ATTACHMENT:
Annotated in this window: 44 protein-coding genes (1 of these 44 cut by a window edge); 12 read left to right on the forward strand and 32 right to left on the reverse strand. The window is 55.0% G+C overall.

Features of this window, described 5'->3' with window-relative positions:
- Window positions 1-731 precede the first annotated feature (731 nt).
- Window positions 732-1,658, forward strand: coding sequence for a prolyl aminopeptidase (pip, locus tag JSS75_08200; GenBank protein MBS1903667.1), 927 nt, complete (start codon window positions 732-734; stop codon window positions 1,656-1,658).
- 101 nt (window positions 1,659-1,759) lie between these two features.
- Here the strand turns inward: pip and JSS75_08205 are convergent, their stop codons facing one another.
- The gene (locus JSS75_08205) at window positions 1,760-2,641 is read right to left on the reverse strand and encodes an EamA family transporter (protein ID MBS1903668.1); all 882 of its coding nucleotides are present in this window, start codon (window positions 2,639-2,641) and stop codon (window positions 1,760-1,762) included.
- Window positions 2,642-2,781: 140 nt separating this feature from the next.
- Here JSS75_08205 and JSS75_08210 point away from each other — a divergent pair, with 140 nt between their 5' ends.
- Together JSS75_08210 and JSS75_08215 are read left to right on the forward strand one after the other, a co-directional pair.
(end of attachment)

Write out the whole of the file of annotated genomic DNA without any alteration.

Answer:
Annotated in this window: 44 protein-coding genes (1 of these 44 cut by a window edge); 12 read left to right on the forward strand and 32 right to left on the reverse strand. The window is 55.0% G+C overall.

Features of this window, described 5'->3' with window-relative positions:
- Window positions 1-731 precede the first annotated feature (731 nt).
- Window positions 732-1,658, forward strand: coding sequence for a prolyl aminopeptidase (pip, locus tag JSS75_08200; GenBank protein MBS1903667.1), 927 nt, complete (start codon window positions 732-734; stop codon window positions 1,656-1,658).
- 101 nt (window positions 1,659-1,759) lie between these two features.
- Here the strand turns inward: pip and JSS75_08205 are convergent, their stop codons facing one another.
- The gene (locus JSS75_08205) at window positions 1,760-2,641 is read right to left on the reverse strand and encodes an EamA family transporter (protein ID MBS1903668.1); all 882 of its coding nucleotides are present in this window, start codon (window positions 2,639-2,641) and stop codon (window positions 1,760-1,762) included.
- Window positions 2,642-2,781: 140 nt separating this feature from the next.
- Here JSS75_08205 and JSS75_08210 point away from each other — a divergent pair, with 140 nt between their 5' ends.
- Together JSS75_08210 and JSS75_08215 are read left to right on the forward strand one after the other, a co-directional pair.